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Making money while staying at home

Be inspired by the startup stories of these home-based businesses.
By Entrepreneur Staff |

While big businesses may experience tough times when the economy gets a little shaky, their home-based counterparts can almost always easily find opportunities for an auspicious start. 

The reasons are obvious. Doing business while staying at home requires much smaller startup costs; you don’t have to spend for rent, staff salaries, or huge utility bills. And, of course, family members and others living in the household can be expected to help or pitch in for you anytime and on short notice—often without the need to pay them hefty overtime or holiday compensation.

Even more gratifying, many home-based ventures become the seed bed or takeoff point for bigger, more ambitious mainstream businesses, some of which blossom into multimillion-peso enterprises even if they continue to be run at home.


Here are the startup stories of two home-based businesses. Read on, and maybe you, too, can be inspired to put your brewing idea into action.



Punchdrunk Panda: A stylish bag for laptops

Bosom buddies Jennifer Horn and Nathania Gail Go have known each other since grade school. After their graduation from college in May 2006, they decided to pursue a sideline business together. Go says they did this so that as partners, they could mutually judge each other’s work and improve on each other’s ideas.


They initially wanted to put up a T-shirt business, but opted to go into the bag business instead, availing of the services of a friend who could produce the bags for them.

The duo saw a business opportunity in specializing in laptop sleeves. They felt that by designing funky patterns for their sleeves, they could dramatically improve the bland designs of laptop bags.

They then invested P100,000 to produce laptop bags in 14 different designs and launched their business online in Multiply (now a defunct social networking site) in July 2007. Horn and Go named their company Punchdrunk Panda, a quirky title that fit the nature of their business. It’s been doing brisk business ever since.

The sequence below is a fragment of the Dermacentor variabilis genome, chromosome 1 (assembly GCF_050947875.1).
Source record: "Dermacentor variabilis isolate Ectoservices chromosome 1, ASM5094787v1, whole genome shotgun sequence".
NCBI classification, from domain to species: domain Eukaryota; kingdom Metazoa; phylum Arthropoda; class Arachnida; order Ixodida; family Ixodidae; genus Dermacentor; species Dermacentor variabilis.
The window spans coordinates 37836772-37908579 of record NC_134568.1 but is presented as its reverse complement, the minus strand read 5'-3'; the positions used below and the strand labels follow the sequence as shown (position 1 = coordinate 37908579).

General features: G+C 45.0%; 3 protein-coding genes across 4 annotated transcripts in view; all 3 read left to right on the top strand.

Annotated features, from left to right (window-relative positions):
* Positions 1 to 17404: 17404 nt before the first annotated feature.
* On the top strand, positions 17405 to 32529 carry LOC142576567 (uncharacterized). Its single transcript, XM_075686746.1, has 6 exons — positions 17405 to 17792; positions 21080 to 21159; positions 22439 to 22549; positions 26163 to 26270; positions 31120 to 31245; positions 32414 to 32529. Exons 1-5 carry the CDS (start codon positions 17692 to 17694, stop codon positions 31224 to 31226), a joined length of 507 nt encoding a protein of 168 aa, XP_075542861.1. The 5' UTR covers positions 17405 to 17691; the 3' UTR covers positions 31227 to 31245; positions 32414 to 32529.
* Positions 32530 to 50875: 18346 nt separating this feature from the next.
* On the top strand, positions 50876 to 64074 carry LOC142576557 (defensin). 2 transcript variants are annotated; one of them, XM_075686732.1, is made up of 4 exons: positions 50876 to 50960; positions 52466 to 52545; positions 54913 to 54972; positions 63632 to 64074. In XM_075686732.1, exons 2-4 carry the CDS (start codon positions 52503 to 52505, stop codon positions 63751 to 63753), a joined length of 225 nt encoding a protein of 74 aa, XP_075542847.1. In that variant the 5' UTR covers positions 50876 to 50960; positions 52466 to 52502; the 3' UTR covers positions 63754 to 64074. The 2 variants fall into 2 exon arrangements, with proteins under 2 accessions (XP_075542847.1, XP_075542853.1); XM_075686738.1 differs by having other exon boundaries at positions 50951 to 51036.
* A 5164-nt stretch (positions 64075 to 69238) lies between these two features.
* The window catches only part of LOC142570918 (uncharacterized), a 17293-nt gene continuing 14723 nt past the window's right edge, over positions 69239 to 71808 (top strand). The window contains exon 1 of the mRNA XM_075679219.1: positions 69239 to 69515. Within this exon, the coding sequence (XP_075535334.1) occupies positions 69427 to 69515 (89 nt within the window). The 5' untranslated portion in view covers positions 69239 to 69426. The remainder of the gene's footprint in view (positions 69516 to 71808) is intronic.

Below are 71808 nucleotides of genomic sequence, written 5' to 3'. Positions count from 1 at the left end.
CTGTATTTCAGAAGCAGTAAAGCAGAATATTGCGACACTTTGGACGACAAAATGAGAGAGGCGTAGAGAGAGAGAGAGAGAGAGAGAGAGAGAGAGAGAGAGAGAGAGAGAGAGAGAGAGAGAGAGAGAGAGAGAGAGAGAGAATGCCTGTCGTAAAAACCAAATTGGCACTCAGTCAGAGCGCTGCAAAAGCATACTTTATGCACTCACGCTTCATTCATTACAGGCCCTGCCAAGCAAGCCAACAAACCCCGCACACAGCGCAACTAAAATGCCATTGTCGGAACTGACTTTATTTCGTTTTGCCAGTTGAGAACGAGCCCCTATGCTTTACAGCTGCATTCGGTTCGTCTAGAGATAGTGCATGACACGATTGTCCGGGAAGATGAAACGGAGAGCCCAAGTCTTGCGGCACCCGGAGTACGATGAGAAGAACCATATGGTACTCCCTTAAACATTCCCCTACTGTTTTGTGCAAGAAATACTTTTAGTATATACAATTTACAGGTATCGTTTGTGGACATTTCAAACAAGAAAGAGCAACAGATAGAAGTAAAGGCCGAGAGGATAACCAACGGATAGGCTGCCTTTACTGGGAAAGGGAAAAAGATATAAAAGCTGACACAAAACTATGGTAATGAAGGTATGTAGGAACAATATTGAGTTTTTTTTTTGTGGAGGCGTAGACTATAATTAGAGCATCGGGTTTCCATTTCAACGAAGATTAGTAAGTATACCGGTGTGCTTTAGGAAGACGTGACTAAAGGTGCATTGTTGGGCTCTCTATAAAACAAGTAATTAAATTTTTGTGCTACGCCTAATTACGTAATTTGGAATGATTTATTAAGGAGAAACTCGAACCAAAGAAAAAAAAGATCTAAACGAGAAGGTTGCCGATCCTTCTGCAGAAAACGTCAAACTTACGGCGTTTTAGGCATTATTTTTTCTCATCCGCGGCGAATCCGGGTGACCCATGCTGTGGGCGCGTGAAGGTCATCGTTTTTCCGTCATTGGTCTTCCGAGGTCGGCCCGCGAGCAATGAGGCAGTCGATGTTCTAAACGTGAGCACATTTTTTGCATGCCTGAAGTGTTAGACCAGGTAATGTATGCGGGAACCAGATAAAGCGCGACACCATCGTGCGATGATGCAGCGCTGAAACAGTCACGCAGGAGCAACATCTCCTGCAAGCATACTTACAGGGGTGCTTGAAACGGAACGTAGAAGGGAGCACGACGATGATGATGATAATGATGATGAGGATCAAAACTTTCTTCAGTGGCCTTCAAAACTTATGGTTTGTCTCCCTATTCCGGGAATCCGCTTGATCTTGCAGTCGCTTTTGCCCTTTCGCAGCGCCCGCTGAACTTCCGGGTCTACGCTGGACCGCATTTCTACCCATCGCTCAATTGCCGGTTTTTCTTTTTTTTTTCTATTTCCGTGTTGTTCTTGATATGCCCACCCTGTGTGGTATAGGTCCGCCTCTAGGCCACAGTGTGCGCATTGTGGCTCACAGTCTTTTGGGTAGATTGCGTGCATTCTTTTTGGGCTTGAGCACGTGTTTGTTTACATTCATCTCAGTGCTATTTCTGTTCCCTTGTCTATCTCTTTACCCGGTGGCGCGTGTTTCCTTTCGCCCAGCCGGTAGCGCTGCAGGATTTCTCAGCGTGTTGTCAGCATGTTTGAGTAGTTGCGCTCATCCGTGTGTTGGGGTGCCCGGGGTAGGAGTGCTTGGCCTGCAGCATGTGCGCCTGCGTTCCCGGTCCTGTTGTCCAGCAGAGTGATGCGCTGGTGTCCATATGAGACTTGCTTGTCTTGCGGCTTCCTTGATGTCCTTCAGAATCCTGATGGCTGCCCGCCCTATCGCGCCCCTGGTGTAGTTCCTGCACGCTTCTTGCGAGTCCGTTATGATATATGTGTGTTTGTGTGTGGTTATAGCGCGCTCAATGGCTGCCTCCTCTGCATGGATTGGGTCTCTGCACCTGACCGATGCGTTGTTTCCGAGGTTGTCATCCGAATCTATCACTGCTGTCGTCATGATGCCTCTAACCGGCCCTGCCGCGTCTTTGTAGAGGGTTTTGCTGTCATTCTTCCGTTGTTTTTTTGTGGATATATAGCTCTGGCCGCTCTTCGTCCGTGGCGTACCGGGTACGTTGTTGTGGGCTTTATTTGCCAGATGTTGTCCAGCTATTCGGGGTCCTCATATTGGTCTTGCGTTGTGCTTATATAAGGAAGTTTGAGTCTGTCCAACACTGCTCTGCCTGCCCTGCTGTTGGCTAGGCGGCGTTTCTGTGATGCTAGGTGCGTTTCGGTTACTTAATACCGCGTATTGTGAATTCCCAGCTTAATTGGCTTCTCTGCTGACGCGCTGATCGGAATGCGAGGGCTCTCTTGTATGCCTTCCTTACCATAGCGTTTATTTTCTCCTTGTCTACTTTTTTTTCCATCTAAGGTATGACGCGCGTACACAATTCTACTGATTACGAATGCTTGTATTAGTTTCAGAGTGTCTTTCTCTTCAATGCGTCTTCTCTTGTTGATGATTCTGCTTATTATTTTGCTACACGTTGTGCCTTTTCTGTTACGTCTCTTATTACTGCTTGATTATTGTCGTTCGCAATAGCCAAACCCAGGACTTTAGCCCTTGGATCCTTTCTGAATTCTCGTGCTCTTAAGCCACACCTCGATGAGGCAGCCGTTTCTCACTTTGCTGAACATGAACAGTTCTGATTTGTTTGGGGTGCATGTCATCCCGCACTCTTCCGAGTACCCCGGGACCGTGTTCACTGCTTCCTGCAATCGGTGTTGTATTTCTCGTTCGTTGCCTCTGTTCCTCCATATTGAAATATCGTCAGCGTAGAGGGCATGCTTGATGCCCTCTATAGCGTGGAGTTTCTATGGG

Horn says they chose that social networking platform because they saw its potential based on the presence of local online stores in the Website (Now, the business uses Facebook to promote its products). Through a feedback mechanism, they were able to iron out kinks in their product. The duo has always aimed to make Punchdrunk Panda the local equivalent of the popular Hello Kitty brand. That's why they have been offering personalized design options.


Indigo Baby: Customized baby and maternity products

Business partners Monica Eleazar and Denise Gonzales conceived their business in 2007 when each was heavy with her first child. Having left their corporate jobs to become full time moms, they came up with an idea to make customized accessories for babies and their mothers.


“We talked and realized that we didn’t want to work for somebody else forever,” Eleazar recalls. “We didn’t like the idea of having only two months of maternity leave and of leaving our babies with complete strangers. So we figured that we should start doing something that we love to do. We decided to start a small business with a few products.”

Pooling P100,000 each in initial capital, the two best friends put up Indigo Baby in October of 2007 with an initial product line of 300 pieces of nappy clutch, 100 pieces of reversible nursing bib, and 400 pieces of all-natural bed-and-bath products. They posted their products on their accounts, and watched as the orders poured in.

The bulk of their sales were to come from online transactions and they were able to recoup their investment in a year.

“On a good day, we would make P5,000 to P8,000,” Gonzales says. “The lowest we have gotten so far is about P1,000. And there’s still a lot of potential because we haven’t really done PR yet; it’s been all through word of mouth.”


Although they have kept Indigo Baby home-based, Eleazar and Gonzales have since taken their online business to a higher level. Officially pursuing Indigo Baby as a dotcom business, they launched an international Website for it in 2012, The online shop now has wholesale buyers from Singapore and Malaysia, so the partners put up P250,000 in additional capital to meet the growing demand.

*This is an updated article. Photos were taken from the FB accouns of Jennifer Horn and Indigo Baby.

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